Two and a half years after unveiling the original iPod in 2001, Apple Inc. (NASDAQ:AAPL) would aggressively move downmarket and launch the iPod Mini in order to target lower price points, opening up an entire new addressable market segment. Nearly the same timeframe played out with the iPad; the Mac maker launched the iPad Mini approximately two and a half years after the first version debuted in 2010.
Yet, here we are over six years after the original iPhone was launched in 2007 and up until now the company has kept the iPhone product strategy limited to one new model per year. The only way that Apple Inc. (NASDAQ:AAPL) has addressed lower price points has been to progressively move models down the pricing spectrum as new ones are released. Relative to how long Apple took to move downmarket in its other major product categories, this expansion seems long overdue.
At long last, Apple Inc. (NASDAQ:AAPL) has made the iPhone into a bona fide family affair. Say hello to the iPhone 5C and iPhone 5S.
A tale of two iPhones Apple's rumor mill is as active as ever, and there weren't any major surprises for investors paying close attention. All of the leaks heading into today's event regarding both the iPhone 5C and iPhone 5S have proven spot on. The iPhone 5C will sport a plastic unibody in five different colors, while the iPhone 5S design remains largely unchanged save for the addition of a new gold color option.
Marketing chief Phil Schiller spent a lot of time discussing the iPhone 5S camera improvements. The iPhone is one of the most commonly used cameras in the world, and Apple knows it. Instead of furthering the megapixel war, Apple has decided to take cues from one of its rivals: HTC. The Taiwanese OEM took a dramatic strategic departure earlier this year with the HTC One by using a 4-megapixel sensor while emphasizing the better low-light performance and other benefits. Apple Inc. (NASDAQ:AAPL) is now sending the same message and has likewise increased the pixel size in its sensor. HTC's strategy just got an implicit vote of confidence from one of its biggest rivals.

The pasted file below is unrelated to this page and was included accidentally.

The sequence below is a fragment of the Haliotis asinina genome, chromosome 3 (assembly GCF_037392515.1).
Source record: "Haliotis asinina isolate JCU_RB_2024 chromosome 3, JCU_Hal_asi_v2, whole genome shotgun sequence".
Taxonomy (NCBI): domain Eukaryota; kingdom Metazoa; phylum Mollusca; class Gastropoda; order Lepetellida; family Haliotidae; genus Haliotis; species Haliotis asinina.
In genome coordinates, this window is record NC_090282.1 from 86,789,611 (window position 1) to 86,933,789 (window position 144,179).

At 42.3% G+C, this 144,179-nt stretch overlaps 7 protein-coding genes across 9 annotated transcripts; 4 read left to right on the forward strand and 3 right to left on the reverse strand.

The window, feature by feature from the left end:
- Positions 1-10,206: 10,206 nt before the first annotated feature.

The integrated fingerprint sensor was also a shoe-in heading into today's event. As if it wasn't immediately obvious that this is what Apple had in mind when it acquired AuthenTec last year for $356 million, the company just made it official. The home button on the flagship model will now come with a "Touch ID" fingerprint sensor for a layer of biometric security, which can then be used to unlock the device, authenticate for purchase, and more. Apple is sharing any of this fingerprint data with anyone, even itself.
According to Tim Cook, Apple Inc. (NASDAQ:AAPL) is now "replacing" the iPhone 5, since the iPhone 5C is built out of the same internals and will now occupy the $99 subsidized price point. The new iPhone 5S will naturally take the $199 subsidized price point common for flagship smartphones, with the expected $100 incremental bumps for additional storage. The iPhone 4S is sticking around to occupy the $0 subsidized price point. Here is Apple's new iPhone lineup on contract.
|Model||Subsidized Price Points||Storage Configurations|
|iPhone 4S||$0||8 GB|
|iPhone 5C||$99 / $199||16 GB / 32 GB|
|iPhone 5S||$199 / $299 / $399||16 GB / 32 GB / 64 GB|
However, it's when we get to unsubsidized pricing that the story gets interesting... and potentially disappointing.
A tale of two choices Investors were initially quite excited about the iPhone 5C's prospects -- the stock jumped immediately after Apple made the mid-range device official.
The iPhone 5C has been heralded as Apple Inc. (NASDAQ:AAPL)'s key to tapping emerging markets, particularly those where the subsidy model is not utilized. Most investors were hoping for the 5C to price between $350 and $450, which would give it better odds of succeeding in China and India, among other key geographies. In order to meet those expectations though, Apple would face a dilemma.